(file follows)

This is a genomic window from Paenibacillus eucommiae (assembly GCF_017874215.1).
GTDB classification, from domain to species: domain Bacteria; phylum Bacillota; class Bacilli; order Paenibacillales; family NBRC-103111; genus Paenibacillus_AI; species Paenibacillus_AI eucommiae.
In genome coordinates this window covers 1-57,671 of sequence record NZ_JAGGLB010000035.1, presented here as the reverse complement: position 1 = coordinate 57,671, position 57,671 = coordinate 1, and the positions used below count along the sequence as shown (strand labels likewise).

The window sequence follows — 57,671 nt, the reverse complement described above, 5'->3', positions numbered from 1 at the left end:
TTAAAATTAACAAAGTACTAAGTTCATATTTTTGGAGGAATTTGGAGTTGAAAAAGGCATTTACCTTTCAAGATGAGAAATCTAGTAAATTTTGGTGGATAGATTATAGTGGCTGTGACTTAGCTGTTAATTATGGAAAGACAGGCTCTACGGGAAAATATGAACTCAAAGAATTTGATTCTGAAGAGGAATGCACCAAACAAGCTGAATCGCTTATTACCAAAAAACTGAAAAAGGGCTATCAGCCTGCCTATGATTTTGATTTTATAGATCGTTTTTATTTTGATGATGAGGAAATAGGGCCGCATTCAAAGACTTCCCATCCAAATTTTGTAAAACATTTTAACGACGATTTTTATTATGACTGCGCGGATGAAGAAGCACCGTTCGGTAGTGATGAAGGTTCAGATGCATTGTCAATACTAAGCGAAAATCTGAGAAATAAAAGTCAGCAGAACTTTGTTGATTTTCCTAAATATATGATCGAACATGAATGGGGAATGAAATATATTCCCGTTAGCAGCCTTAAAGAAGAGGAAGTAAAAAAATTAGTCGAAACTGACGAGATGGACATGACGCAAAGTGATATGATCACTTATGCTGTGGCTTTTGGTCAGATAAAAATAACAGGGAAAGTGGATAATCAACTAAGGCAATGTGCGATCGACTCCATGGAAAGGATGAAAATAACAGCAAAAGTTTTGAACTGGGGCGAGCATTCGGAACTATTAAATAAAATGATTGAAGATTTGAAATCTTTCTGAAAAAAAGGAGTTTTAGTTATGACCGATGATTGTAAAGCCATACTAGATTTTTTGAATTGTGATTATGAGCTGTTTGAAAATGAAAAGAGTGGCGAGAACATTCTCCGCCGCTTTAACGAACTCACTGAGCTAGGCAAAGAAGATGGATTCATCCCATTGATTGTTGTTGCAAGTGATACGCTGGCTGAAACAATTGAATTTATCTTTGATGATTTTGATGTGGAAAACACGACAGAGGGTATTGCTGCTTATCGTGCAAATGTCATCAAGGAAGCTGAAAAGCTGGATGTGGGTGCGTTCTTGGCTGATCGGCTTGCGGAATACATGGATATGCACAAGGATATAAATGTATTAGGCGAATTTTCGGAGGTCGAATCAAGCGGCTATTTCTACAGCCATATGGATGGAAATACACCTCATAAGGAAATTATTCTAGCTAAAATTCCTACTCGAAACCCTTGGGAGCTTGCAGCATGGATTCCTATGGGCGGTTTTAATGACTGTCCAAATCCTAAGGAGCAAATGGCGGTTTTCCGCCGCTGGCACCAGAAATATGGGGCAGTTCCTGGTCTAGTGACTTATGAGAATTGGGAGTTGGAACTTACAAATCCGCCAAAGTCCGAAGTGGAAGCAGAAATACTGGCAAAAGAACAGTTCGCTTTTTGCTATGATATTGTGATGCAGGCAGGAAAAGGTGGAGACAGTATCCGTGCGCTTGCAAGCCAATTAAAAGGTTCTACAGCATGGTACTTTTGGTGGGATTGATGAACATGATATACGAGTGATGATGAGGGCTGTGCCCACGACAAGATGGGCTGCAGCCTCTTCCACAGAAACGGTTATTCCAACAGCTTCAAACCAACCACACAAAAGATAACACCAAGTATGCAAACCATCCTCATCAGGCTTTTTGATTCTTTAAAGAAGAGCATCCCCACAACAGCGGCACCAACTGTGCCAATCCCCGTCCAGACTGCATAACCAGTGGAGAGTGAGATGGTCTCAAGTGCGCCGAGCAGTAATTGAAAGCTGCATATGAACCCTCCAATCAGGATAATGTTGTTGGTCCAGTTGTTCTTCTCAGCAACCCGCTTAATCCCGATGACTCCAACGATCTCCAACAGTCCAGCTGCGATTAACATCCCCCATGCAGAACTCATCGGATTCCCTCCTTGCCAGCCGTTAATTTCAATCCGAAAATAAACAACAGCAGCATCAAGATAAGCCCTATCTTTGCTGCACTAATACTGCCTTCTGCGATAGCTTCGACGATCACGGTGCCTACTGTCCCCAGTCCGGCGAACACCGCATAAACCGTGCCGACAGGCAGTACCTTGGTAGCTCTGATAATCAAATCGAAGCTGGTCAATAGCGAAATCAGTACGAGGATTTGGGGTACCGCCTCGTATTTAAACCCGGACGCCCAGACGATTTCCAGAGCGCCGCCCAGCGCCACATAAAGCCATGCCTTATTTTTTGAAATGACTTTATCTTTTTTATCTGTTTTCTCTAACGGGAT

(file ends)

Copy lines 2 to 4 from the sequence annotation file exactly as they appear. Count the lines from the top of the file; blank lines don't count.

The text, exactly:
GTDB classification, from domain to species: domain Bacteria; phylum Bacillota; class Bacilli; order Paenibacillales; family NBRC-103111; genus Paenibacillus_AI; species Paenibacillus_AI eucommiae.
In genome coordinates this window covers 1-57,671 of sequence record NZ_JAGGLB010000035.1, presented here as the reverse complement: position 1 = coordinate 57,671, position 57,671 = coordinate 1, and the positions used below count along the sequence as shown (strand labels likewise).

The window sequence follows — 57,671 nt, the reverse complement described above, 5'->3', positions numbered from 1 at the left end: